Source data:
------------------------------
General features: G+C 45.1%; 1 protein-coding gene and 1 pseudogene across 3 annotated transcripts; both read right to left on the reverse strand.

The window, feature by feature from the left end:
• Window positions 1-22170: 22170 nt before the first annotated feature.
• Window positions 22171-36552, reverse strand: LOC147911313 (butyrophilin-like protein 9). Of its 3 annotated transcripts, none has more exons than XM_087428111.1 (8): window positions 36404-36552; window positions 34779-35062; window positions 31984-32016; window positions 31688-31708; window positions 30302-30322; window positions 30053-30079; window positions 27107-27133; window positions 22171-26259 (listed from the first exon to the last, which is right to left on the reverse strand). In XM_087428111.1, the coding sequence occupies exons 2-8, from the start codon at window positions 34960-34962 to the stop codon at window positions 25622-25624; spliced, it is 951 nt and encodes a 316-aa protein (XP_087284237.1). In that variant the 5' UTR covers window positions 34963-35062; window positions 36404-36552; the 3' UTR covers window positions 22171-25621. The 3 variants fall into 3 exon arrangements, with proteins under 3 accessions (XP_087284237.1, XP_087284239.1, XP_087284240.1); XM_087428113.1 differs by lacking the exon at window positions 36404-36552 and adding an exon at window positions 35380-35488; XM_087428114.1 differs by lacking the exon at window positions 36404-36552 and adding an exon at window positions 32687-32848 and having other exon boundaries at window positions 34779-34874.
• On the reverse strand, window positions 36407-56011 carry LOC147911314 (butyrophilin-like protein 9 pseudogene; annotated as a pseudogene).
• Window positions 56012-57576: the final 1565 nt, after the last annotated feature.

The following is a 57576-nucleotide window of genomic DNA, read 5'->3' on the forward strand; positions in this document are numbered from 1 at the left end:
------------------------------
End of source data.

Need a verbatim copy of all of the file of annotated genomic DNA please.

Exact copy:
General features: G+C 45.1%; 1 protein-coding gene and 1 pseudogene across 3 annotated transcripts; both read right to left on the reverse strand.

The window, feature by feature from the left end:
• Window positions 1-22170: 22170 nt before the first annotated feature.
• Window positions 22171-36552, reverse strand: LOC147911313 (butyrophilin-like protein 9). Of its 3 annotated transcripts, none has more exons than XM_087428111.1 (8): window positions 36404-36552; window positions 34779-35062; window positions 31984-32016; window positions 31688-31708; window positions 30302-30322; window positions 30053-30079; window positions 27107-27133; window positions 22171-26259 (listed from the first exon to the last, which is right to left on the reverse strand). In XM_087428111.1, the coding sequence occupies exons 2-8, from the start codon at window positions 34960-34962 to the stop codon at window positions 25622-25624; spliced, it is 951 nt and encodes a 316-aa protein (XP_087284237.1). In that variant the 5' UTR covers window positions 34963-35062; window positions 36404-36552; the 3' UTR covers window positions 22171-25621. The 3 variants fall into 3 exon arrangements, with proteins under 3 accessions (XP_087284237.1, XP_087284239.1, XP_087284240.1); XM_087428113.1 differs by lacking the exon at window positions 36404-36552 and adding an exon at window positions 35380-35488; XM_087428114.1 differs by lacking the exon at window positions 36404-36552 and adding an exon at window positions 32687-32848 and having other exon boundaries at window positions 34779-34874.
• On the reverse strand, window positions 36407-56011 carry LOC147911314 (butyrophilin-like protein 9 pseudogene; annotated as a pseudogene).
• Window positions 56012-57576: the final 1565 nt, after the last annotated feature.

The following is a 57576-nucleotide window of genomic DNA, read 5'->3' on the forward strand; positions in this document are numbered from 1 at the left end: